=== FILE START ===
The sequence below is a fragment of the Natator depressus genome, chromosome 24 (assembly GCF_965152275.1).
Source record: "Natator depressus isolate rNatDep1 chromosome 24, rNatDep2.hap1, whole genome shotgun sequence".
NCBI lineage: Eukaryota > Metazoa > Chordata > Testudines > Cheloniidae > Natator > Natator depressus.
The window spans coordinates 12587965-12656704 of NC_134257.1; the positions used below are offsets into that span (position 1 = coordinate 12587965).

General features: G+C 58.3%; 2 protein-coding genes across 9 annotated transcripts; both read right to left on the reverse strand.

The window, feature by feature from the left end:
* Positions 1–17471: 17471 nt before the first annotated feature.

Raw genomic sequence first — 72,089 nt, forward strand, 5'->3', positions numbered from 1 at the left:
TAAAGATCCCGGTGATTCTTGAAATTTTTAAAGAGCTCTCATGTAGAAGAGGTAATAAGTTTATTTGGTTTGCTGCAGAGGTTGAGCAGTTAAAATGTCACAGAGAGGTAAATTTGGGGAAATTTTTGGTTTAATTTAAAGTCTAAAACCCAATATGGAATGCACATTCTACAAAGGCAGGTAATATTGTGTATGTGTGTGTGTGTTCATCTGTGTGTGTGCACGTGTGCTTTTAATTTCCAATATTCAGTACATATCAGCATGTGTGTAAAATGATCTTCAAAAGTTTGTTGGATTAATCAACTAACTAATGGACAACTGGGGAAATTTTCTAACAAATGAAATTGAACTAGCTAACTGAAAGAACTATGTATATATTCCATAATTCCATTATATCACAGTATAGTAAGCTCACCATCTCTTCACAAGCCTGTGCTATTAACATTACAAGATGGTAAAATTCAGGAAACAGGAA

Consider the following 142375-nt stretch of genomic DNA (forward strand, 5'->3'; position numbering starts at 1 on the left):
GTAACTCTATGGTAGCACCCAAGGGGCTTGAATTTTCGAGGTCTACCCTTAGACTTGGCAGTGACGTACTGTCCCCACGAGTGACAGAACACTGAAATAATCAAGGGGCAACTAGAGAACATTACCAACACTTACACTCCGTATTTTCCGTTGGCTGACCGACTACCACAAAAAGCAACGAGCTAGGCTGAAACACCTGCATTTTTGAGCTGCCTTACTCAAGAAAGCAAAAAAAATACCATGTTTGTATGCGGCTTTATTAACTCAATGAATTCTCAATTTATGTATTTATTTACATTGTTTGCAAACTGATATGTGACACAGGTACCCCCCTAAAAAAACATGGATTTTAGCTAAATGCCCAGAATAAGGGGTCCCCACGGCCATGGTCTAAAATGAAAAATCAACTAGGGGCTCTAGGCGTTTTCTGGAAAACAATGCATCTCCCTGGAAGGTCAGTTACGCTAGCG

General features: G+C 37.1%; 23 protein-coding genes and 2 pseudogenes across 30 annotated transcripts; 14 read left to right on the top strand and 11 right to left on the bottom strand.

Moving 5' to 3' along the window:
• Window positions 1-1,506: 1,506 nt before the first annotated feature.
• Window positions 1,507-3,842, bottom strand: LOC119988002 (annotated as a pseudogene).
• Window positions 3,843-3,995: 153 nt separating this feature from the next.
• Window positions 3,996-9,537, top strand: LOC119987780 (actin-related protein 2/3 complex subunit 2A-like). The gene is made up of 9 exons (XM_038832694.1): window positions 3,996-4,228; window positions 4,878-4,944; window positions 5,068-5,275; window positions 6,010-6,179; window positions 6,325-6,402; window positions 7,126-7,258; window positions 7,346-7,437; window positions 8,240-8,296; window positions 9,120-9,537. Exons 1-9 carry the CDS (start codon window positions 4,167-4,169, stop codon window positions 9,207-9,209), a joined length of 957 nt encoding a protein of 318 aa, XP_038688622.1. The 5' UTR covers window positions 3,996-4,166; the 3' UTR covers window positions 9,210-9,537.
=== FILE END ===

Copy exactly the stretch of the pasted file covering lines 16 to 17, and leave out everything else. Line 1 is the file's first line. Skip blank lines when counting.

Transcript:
• Window positions 3,843-3,995: 153 nt separating this feature from the next.
• Window positions 3,996-9,537, top strand: LOC119987780 (actin-related protein 2/3 complex subunit 2A-like). The gene is made up of 9 exons (XM_038832694.1): window positions 3,996-4,228; window positions 4,878-4,944; window positions 5,068-5,275; window positions 6,010-6,179; window positions 6,325-6,402; window positions 7,126-7,258; window positions 7,346-7,437; window positions 8,240-8,296; window positions 9,120-9,537. Exons 1-9 carry the CDS (start codon window positions 4,167-4,169, stop codon window positions 9,207-9,209), a joined length of 957 nt encoding a protein of 318 aa, XP_038688622.1. The 5' UTR covers window positions 3,996-4,166; the 3' UTR covers window positions 9,210-9,537.